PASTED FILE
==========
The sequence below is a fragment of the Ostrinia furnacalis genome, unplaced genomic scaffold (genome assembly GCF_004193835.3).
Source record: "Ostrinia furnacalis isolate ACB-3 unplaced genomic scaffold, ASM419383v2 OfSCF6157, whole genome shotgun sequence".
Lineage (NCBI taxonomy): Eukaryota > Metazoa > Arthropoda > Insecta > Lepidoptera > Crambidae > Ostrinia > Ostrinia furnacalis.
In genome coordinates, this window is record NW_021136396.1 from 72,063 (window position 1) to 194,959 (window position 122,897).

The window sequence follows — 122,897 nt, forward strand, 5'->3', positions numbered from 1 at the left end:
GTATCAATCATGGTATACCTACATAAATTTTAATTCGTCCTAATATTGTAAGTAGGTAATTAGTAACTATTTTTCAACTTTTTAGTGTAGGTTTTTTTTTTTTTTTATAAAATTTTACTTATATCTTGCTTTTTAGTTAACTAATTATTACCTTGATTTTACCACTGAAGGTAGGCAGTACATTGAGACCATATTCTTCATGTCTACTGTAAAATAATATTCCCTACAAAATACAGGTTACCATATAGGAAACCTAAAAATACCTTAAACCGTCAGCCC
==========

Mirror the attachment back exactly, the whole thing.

The sequence below is a fragment of the Ostrinia furnacalis genome, unplaced genomic scaffold (genome assembly GCF_004193835.3).
Source record: "Ostrinia furnacalis isolate ACB-3 unplaced genomic scaffold, ASM419383v2 OfSCF6157, whole genome shotgun sequence".
Lineage (NCBI taxonomy): Eukaryota > Metazoa > Arthropoda > Insecta > Lepidoptera > Crambidae > Ostrinia > Ostrinia furnacalis.
In genome coordinates, this window is record NW_021136396.1 from 72,063 (window position 1) to 194,959 (window position 122,897).

The window sequence follows — 122,897 nt, forward strand, 5'->3', positions numbered from 1 at the left end:
GTATCAATCATGGTATACCTACATAAATTTTAATTCGTCCTAATATTGTAAGTAGGTAATTAGTAACTATTTTTCAACTTTTTAGTGTAGGTTTTTTTTTTTTTTTATAAAATTTTACTTATATCTTGCTTTTTAGTTAACTAATTATTACCTTGATTTTACCACTGAAGGTAGGCAGTACATTGAGACCATATTCTTCATGTCTACTGTAAAATAATATTCCCTACAAAATACAGGTTACCATATAGGAAACCTAAAAATACCTTAAACCGTCAGCCC